Sorry, it's been a while ... 320 days to be exact. Here's a fresh perspective on what this journey has been about.
|Oct 9 at 11:45 am||Public post|| 2|
It’s been a while since I last updated you all … Here’s why: When every day of your life is filled with extreme novelty, it takes a great deal of presence, energy, and space to absorb these experiences fully. This makes articulating and sharing reflections on these moments quite burdensome. I thus decided that this platform was a nice-to-have, but not worth laboring over.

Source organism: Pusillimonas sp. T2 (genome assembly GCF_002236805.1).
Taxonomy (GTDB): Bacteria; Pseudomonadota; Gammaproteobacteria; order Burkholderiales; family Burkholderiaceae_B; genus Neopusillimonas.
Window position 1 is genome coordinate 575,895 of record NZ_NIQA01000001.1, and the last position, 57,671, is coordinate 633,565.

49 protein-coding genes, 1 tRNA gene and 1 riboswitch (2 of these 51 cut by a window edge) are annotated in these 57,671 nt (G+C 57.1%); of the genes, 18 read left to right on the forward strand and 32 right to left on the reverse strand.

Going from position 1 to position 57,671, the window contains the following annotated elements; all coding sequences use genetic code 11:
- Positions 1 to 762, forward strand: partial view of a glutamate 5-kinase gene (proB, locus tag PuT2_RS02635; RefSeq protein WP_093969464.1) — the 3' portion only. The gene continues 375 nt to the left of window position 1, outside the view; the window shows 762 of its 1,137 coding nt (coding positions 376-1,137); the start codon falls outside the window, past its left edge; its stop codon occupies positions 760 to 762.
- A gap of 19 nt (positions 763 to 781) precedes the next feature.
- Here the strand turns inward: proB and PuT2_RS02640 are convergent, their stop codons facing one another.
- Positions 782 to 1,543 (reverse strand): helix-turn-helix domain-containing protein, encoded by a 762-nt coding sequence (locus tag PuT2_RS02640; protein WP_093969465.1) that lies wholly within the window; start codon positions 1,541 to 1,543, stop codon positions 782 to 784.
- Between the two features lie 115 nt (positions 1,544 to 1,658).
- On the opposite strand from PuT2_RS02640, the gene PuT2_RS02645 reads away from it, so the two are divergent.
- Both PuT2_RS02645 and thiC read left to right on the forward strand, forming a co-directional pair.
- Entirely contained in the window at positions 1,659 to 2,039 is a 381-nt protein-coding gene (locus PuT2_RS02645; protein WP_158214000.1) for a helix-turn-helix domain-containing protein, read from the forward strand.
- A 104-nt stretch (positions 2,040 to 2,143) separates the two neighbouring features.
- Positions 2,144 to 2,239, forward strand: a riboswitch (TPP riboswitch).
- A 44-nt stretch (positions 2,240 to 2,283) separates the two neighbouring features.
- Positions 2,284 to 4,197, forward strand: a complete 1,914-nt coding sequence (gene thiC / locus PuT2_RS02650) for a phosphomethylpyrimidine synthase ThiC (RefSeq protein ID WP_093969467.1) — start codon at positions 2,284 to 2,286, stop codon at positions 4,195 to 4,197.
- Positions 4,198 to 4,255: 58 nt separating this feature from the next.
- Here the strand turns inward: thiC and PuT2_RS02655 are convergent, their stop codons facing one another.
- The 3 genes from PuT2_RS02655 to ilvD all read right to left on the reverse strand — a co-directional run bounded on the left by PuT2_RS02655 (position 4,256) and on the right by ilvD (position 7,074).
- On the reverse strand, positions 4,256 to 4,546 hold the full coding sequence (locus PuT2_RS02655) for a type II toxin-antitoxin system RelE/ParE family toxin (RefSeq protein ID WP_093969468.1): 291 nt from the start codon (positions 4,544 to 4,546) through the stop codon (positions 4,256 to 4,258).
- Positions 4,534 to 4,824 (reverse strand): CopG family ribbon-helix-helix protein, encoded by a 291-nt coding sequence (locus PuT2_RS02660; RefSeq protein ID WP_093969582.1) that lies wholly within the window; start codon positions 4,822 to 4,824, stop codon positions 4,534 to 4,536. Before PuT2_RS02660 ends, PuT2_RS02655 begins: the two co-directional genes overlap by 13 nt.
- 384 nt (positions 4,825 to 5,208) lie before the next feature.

Since my journey through the Nordics (see all prior posts), I’ve traveled to Portugal, Indonesia, Cambodia, Thailand, India, South Africa, Zimbabwe, Kenya, and Senegal. I’ve attended intimate conferences with the Dalai Lama, hiked through the Himalayas, lived silently with monks, participated in transformative teacher trainings, and visited remarkable leadership, sustainability, and vocational academies. Most recently, I was in Portugal to complete phase one of a 9-month blended training (in-person/digital) to lead mindfulness and emotional intelligence programs with the Search Inside Yourself Leadership Institute. It was one of the most illuminating weeks of my life. In November, I will finish my journey in Malaysia to participate in an UnSchool Fellowship, where I’ll be learning tools to design solutions to complex social and environmental issues with 15 global participants and renowned mentors.